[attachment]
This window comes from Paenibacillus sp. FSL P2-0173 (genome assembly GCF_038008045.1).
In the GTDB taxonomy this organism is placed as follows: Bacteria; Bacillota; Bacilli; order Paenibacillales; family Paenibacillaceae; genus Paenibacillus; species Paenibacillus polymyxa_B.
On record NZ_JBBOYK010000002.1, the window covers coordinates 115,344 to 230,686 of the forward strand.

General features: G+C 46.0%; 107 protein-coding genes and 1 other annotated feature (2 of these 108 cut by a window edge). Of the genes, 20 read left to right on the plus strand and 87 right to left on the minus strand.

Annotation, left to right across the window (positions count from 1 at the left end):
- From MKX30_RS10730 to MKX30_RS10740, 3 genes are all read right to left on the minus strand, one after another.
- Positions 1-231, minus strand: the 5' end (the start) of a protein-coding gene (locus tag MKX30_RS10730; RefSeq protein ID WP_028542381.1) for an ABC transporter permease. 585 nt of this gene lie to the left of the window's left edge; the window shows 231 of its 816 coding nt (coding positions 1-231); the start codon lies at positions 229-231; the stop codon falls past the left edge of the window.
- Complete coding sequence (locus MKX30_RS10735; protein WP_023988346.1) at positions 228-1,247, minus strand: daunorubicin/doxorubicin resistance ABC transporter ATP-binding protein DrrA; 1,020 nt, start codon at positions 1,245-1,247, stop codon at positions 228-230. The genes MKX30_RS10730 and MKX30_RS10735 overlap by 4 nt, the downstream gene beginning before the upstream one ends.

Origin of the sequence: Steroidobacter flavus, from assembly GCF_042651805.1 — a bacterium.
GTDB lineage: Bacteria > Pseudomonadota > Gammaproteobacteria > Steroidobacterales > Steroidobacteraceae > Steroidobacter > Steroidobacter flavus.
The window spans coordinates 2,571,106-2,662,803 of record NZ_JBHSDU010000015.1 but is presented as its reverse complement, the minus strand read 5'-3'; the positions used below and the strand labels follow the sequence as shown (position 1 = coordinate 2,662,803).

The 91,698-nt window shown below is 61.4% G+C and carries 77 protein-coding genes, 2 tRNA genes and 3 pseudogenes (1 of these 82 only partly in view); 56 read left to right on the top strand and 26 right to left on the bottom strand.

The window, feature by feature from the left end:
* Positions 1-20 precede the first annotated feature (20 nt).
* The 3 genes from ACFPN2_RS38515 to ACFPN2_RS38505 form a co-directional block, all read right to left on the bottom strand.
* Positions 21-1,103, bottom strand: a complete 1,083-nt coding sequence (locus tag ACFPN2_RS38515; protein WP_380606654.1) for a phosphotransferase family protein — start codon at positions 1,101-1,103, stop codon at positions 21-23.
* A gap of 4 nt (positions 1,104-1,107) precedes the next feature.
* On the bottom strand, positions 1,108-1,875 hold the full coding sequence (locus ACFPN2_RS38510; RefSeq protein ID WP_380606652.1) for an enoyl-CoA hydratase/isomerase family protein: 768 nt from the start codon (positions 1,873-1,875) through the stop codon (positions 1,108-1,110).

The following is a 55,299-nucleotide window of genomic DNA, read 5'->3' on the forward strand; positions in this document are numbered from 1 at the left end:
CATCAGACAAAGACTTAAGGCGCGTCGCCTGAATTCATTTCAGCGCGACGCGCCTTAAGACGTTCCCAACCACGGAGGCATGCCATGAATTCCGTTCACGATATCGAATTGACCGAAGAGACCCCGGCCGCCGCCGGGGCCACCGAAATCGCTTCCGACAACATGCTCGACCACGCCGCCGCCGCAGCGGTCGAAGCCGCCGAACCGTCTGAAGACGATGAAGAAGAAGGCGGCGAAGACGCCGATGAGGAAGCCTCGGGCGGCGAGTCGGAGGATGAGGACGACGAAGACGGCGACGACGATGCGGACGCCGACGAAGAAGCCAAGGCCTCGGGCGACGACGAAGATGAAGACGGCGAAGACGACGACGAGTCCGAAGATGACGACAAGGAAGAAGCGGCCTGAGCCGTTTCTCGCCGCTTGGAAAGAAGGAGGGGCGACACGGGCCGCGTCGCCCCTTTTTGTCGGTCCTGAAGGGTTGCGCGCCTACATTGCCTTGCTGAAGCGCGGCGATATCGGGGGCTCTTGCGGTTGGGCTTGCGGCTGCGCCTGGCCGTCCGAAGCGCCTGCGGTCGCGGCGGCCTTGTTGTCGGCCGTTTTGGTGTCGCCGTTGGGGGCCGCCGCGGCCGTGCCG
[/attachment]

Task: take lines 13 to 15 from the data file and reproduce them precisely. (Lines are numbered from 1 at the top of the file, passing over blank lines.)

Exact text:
The window, feature by feature from the left end:
* Positions 1-20 precede the first annotated feature (20 nt).
* The 3 genes from ACFPN2_RS38515 to ACFPN2_RS38505 form a co-directional block, all read right to left on the bottom strand.